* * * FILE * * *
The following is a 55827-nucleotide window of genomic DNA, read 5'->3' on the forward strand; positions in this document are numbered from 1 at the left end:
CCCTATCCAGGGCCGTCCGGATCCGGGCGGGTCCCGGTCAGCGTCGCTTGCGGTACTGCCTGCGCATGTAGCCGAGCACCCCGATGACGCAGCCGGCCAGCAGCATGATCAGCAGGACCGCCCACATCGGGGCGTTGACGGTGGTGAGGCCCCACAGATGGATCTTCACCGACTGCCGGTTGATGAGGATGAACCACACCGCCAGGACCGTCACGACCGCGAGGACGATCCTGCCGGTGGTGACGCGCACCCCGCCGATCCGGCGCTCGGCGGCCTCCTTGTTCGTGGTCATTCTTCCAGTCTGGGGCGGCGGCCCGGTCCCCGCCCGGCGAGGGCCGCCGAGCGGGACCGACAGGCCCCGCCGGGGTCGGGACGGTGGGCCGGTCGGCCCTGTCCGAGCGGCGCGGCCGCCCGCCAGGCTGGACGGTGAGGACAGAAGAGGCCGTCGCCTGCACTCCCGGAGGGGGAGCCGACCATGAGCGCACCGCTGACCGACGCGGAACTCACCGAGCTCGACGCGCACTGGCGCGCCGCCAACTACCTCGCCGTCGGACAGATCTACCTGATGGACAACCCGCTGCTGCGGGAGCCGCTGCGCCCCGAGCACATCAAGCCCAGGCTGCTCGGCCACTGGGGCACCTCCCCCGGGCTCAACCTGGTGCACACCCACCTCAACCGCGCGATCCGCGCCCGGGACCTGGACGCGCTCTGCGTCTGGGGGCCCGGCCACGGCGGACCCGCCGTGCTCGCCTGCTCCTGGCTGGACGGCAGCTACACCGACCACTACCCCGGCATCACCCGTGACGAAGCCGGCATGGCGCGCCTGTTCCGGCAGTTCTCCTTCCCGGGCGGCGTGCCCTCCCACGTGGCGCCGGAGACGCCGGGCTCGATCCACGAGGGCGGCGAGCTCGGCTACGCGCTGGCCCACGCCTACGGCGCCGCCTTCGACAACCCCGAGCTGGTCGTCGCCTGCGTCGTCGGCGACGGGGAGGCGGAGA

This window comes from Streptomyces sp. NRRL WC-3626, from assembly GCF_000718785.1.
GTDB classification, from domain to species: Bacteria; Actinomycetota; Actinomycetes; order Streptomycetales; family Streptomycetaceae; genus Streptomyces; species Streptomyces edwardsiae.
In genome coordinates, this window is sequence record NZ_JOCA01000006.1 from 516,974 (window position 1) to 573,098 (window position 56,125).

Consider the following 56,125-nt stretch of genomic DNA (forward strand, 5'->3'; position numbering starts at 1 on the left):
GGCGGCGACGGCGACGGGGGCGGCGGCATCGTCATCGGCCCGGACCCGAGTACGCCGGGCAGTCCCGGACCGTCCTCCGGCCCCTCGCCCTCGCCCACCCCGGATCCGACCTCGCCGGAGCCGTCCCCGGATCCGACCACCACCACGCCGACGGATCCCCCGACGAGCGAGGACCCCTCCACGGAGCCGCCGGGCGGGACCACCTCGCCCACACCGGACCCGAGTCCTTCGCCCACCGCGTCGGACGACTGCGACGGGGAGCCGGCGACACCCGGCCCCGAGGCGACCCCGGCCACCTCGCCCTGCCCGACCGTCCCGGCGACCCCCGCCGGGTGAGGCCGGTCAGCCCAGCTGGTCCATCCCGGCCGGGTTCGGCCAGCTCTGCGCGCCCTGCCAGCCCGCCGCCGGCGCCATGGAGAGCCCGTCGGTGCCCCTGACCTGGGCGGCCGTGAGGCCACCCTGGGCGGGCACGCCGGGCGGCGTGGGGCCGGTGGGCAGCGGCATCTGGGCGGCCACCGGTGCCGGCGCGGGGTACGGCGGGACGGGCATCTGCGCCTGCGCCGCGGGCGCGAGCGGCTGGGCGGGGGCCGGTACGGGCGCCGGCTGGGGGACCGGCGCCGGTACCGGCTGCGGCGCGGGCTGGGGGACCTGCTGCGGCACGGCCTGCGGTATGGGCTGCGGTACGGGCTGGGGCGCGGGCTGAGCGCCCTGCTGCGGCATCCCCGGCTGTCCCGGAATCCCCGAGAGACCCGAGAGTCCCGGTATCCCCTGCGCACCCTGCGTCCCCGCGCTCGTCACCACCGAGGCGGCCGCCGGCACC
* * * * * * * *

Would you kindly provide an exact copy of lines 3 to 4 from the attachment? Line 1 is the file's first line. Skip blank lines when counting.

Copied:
This window comes from Streptomyces sp. NRRL WC-3626, from assembly GCF_000718785.1.
GTDB classification, from domain to species: Bacteria; Actinomycetota; Actinomycetes; order Streptomycetales; family Streptomycetaceae; genus Streptomyces; species Streptomyces edwardsiae.